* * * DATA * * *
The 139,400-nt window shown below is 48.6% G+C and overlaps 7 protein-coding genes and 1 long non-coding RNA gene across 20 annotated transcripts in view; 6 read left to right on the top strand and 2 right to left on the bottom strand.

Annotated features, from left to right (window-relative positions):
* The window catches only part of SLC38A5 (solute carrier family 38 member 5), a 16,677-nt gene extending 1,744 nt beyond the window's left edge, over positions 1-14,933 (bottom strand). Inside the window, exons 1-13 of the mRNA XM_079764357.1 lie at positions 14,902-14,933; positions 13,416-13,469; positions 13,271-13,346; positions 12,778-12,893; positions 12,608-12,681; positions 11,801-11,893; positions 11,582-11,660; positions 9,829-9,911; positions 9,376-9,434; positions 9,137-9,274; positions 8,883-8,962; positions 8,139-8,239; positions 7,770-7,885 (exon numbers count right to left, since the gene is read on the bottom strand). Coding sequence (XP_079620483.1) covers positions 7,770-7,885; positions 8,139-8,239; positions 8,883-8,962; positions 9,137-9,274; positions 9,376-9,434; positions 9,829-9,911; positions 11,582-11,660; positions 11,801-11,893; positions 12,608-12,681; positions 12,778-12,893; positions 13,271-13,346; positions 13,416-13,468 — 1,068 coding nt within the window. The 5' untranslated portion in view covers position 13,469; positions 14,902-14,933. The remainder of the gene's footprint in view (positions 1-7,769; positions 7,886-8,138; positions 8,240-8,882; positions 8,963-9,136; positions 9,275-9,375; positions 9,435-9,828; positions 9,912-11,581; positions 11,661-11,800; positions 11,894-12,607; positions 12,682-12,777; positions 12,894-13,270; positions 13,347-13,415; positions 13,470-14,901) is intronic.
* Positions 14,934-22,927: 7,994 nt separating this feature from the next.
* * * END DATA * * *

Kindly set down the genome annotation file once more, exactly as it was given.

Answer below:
The 139,400-nt window shown below is 48.6% G+C and overlaps 7 protein-coding genes and 1 long non-coding RNA gene across 20 annotated transcripts in view; 6 read left to right on the top strand and 2 right to left on the bottom strand.

Annotated features, from left to right (window-relative positions):
* The window catches only part of SLC38A5 (solute carrier family 38 member 5), a 16,677-nt gene extending 1,744 nt beyond the window's left edge, over positions 1-14,933 (bottom strand). Inside the window, exons 1-13 of the mRNA XM_079764357.1 lie at positions 14,902-14,933; positions 13,416-13,469; positions 13,271-13,346; positions 12,778-12,893; positions 12,608-12,681; positions 11,801-11,893; positions 11,582-11,660; positions 9,829-9,911; positions 9,376-9,434; positions 9,137-9,274; positions 8,883-8,962; positions 8,139-8,239; positions 7,770-7,885 (exon numbers count right to left, since the gene is read on the bottom strand). Coding sequence (XP_079620483.1) covers positions 7,770-7,885; positions 8,139-8,239; positions 8,883-8,962; positions 9,137-9,274; positions 9,376-9,434; positions 9,829-9,911; positions 11,582-11,660; positions 11,801-11,893; positions 12,608-12,681; positions 12,778-12,893; positions 13,271-13,346; positions 13,416-13,468 — 1,068 coding nt within the window. The 5' untranslated portion in view covers position 13,469; positions 14,902-14,933. The remainder of the gene's footprint in view (positions 1-7,769; positions 7,886-8,138; positions 8,240-8,882; positions 8,963-9,136; positions 9,275-9,375; positions 9,435-9,828; positions 9,912-11,581; positions 11,661-11,800; positions 11,894-12,607; positions 12,682-12,777; positions 12,894-13,270; positions 13,347-13,415; positions 13,470-14,901) is intronic.
* Positions 14,934-22,927: 7,994 nt separating this feature from the next.